Open Access Highly Accessed Research article

Clinical pharmacogenomic testing of KRAS, BRAF and EGFR mutations by high resolution melting analysis and ultra-deep pyrosequencing

Emma Borràs1, Ismael Jurado2, Imma Hernan1, María José Gamundi1, Miguel Dias1, Isabel Martí1, Begoña Mañé1, Àngels Arcusa3, José AG Agúndez4, Miguel Blanca5 and Miguel Carballo1*

Author Affiliations

1 Molecular Genetics Unit, Hospital de Terrassa, Ctra. Torrebonica, 08227 Terrassa, Spain

2 Pathology Service, Hospital de Terrassa, Ctra. Torrebonica, 08227 Terrassa, Spain

3 Oncology Service, Hospital de Terrassa, Ctra. Torrebonica, 08227 Terrassa, Spain

4 Department of Pharmacology, Universidad de Extremadura, Av. Elvas, 06071 Badajoz, Spain

5 Allergy Service, Hospital Carlos Haya, Pl. Hospital Civil, 29009 Málaga, Spain

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BMC Cancer 2011, 11:406  doi:10.1186/1471-2407-11-406

The electronic version of this article is the complete one and can be found online at: http://www.biomedcentral.com/1471-2407/11/406


Received:28 April 2011
Accepted:24 September 2011
Published:24 September 2011

© 2011 Borràs et al; licensee BioMed Central Ltd.

This is an Open Access article distributed under the terms of the Creative Commons Attribution License (http://creativecommons.org/licenses/by/2.0), which permits unrestricted use, distribution, and reproduction in any medium, provided the original work is properly cited.

Abstract

Background

Epidermal growth factor receptor (EGFR) and its downstream factors KRAS and BRAF are mutated in several types of cancer, affecting the clinical response to EGFR inhibitors. Mutations in the EGFR kinase domain predict sensitivity to the tyrosine kinase inhibitors gefitinib and erlotinib in lung adenocarcinoma, while activating point mutations in KRAS and BRAF confer resistance to the anti-EGFR monoclonal antibody cetuximab in colorectal cancer. The development of new generation methods for systematic mutation screening of these genes will allow more appropriate therapeutic choices.

Methods

We describe a high resolution melting (HRM) assay for mutation detection in EGFR exons 19-21, KRAS codon 12/13 and BRAF V600 using formalin-fixed paraffin-embedded samples. Somatic variation of KRAS exon 2 was also analysed by massively parallel pyrosequencing of amplicons with the GS Junior 454 platform.

Results

We tested 120 routine diagnostic specimens from patients with colorectal or lung cancer. Mutations in KRAS, BRAF and EGFR were observed in 41.9%, 13.0% and 11.1% of the overall samples, respectively, being mutually exclusive. For KRAS, six types of substitutions were detected (17 G12D, 9 G13D, 7 G12C, 2 G12A, 2 G12V, 2 G12S), while V600E accounted for all the BRAF activating mutations. Regarding EGFR, two cases showed exon 19 deletions (delE746-A750 and delE746-T751insA) and another two substitutions in exon 21 (one showed L858R with the resistance mutation T590M in exon 20, and the other had P848L mutation). Consistent with earlier reports, our results show that KRAS and BRAF mutation frequencies in colorectal cancer were 44.3% and 13.0%, respectively, while EGFR mutations were detected in 11.1% of the lung cancer specimens. Ultra-deep amplicon pyrosequencing successfully validated the HRM results and allowed detection and quantitation of KRAS somatic mutations.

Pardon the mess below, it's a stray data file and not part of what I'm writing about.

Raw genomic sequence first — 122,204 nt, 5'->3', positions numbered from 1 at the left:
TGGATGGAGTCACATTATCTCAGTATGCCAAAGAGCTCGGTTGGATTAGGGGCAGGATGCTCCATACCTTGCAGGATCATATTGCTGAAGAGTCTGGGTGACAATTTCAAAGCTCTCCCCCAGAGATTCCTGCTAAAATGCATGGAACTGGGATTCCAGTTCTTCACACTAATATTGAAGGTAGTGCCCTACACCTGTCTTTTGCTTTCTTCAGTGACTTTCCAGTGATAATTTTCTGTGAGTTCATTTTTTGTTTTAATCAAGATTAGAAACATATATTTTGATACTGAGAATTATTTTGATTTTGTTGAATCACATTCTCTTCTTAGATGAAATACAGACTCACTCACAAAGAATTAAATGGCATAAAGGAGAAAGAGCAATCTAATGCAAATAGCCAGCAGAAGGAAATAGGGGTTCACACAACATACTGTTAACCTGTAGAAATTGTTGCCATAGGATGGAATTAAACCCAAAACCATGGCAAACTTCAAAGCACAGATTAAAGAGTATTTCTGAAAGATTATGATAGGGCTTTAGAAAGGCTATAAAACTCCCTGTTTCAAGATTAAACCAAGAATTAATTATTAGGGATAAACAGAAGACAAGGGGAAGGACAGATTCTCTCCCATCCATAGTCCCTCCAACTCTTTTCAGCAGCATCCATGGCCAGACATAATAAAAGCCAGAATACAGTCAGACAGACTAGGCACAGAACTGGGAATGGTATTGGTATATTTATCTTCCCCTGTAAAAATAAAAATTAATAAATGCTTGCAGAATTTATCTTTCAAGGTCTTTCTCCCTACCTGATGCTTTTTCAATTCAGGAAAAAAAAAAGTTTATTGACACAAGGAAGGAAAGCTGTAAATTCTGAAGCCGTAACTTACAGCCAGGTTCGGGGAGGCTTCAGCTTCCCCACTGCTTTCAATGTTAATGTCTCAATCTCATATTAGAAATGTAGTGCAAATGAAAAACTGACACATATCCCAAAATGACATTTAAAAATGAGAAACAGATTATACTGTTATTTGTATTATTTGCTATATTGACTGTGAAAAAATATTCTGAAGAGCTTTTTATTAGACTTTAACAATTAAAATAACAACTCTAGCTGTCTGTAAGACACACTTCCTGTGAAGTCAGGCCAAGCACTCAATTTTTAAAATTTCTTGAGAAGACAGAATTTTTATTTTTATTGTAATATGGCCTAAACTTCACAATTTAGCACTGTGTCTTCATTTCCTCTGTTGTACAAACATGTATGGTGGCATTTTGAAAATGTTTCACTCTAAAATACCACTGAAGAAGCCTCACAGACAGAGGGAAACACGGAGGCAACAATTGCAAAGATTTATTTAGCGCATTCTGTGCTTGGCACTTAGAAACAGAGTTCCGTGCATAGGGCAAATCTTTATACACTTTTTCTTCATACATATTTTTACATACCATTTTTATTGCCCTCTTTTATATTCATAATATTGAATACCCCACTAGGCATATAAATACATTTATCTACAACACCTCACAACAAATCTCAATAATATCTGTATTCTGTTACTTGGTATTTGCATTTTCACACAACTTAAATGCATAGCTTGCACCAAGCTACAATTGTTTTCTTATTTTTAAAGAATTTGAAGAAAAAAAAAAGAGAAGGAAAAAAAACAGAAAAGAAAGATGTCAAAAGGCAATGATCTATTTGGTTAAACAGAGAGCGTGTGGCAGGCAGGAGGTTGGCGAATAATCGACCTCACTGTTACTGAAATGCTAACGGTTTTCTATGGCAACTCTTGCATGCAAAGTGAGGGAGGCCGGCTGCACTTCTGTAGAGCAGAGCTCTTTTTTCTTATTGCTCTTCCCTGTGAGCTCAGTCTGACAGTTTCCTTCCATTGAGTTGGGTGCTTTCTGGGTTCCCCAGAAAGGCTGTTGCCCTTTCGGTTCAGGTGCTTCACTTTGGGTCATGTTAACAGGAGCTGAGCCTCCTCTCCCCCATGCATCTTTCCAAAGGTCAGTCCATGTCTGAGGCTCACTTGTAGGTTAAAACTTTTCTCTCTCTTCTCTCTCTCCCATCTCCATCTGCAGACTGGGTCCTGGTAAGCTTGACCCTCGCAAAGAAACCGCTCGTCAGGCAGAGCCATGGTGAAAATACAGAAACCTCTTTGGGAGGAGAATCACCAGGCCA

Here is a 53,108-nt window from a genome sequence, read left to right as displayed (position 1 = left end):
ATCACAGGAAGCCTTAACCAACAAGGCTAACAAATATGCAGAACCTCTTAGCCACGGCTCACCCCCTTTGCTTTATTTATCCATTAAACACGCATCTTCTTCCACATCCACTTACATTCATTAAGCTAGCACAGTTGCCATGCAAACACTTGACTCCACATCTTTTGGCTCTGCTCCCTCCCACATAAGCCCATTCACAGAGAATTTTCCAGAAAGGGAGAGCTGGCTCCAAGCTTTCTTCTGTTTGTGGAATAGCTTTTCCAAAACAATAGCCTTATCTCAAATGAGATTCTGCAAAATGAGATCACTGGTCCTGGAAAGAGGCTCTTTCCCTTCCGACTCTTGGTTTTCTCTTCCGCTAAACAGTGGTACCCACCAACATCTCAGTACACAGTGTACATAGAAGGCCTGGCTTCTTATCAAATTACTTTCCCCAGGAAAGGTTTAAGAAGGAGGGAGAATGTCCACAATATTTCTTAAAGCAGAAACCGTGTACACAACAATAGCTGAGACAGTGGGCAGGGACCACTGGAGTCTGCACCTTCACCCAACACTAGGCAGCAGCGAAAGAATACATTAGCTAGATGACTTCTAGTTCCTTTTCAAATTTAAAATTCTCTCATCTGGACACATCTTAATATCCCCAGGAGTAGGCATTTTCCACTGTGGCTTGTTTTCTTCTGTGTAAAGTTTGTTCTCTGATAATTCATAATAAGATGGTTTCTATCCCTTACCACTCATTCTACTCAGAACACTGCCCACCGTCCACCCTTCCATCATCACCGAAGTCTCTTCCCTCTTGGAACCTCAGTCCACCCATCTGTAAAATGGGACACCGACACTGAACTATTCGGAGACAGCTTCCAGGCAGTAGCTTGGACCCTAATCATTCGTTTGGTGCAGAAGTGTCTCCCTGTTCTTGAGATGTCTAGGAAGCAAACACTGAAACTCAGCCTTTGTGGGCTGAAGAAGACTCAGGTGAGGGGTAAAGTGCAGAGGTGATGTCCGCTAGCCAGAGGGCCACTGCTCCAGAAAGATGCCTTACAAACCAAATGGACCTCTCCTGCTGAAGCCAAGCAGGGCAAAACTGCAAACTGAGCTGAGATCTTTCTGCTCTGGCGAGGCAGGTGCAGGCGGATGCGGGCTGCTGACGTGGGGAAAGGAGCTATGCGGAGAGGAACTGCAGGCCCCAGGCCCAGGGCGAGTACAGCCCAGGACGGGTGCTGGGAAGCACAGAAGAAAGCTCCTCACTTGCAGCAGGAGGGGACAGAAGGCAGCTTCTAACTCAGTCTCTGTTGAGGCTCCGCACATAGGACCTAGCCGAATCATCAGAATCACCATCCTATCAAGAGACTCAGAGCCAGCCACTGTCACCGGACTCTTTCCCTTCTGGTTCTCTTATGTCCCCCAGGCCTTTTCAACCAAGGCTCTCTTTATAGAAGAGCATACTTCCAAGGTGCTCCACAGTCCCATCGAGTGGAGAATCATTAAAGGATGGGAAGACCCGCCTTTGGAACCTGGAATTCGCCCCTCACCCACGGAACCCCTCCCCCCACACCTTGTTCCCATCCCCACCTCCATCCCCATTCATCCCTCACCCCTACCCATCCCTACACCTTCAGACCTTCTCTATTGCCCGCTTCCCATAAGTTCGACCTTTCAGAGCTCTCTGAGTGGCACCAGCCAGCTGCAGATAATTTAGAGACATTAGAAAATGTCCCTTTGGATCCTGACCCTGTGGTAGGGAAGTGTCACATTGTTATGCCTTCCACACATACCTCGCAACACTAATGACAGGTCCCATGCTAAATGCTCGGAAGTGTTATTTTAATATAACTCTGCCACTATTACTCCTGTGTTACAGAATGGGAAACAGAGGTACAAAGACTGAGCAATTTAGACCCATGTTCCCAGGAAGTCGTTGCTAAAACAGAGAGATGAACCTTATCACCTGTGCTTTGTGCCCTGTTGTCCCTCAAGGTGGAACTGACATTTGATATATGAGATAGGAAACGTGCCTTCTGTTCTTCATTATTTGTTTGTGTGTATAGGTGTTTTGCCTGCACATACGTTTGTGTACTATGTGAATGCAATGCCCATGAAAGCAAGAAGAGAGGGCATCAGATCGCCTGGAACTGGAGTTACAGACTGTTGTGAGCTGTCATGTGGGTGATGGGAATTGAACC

Conclusions

HRM is a rapid and sensitive method for moderate-throughput cost-effective screening of oncogene mutations in clinical samples. Rather than Sanger sequence validation, next-generation sequencing technology results in more accurate quantitative results in somatic variation and can be achieved at a higher throughput scale.

Background

The epidermal growth factor receptor (EGFR) plays a key role as a receptor tyrosine kinase (TK), controlling several signalling pathways that stimulate cell growth, proliferation and survival. Mutations involving the EGFR axis can cause its constant activation, leading to uncontrolled cell proliferation. Not surprisingly, EGFR mutations have been identified in several types of cancer and it is a target of many anticancer therapies, including small-molecule TK inhibitors (e.g., gefitinib and erlotinib for lung cancer) and monoclonal antibodies (e.g., cetuximab and panitumumab for colon cancer). Moreover, the mutational status of EGFR and its downstream molecules have implications for the responsiveness to treatment and prognosis.

Somatic mutations in the kinase domain of the EGFR gene (exons 18-21) are reportedly associated with sensitivity of lung cancers to TK inhibitors [1-5]. About 90% of the sensitising mutations are in-frame deletions in exon 19, affecting the conserved amino acids LREA, and the point mutation L858R in exon 21. Such EGFR mutations increase sensitivity to TK inhibitors, most likely through induction of critical structural modifications of the ATP-binding site in the TK domain. Unfortunately, during the course of treatment, some patients eventually develop acquired resistance to TK inhibitors, often due to the secondary T790M mutation in EGFR exon 20 [6,7]. Furthermore, a significant proportion of cancer patients show no benefit from anti-EGFR therapies because of the independent activation of downstream signalling, especially the Ras/Raf/MAPK pathway. Mutations in the KRAS gene occur early in the development of many cancers and are found in more than 90% of pancreatic adenocarcinomas, 40% of colorectal cancers (CRC) and 33% of non-small cell lung carcinomas (NSCLC) [8]. Commonly restricted to codon 12/13 in exon 2, and rarely codons 59 and 61 in exon 3 [8,9], these mutations cause impaired GTPase activity and result in a continual stimulus for cellular proliferation. Somatic KRAS mutations have been associated with resistance to EGFR-targeted agents in lung cancer and metastatic CRC [10], and are mutually exclusive with EGFR mutations in large series of NSCLC [4,11].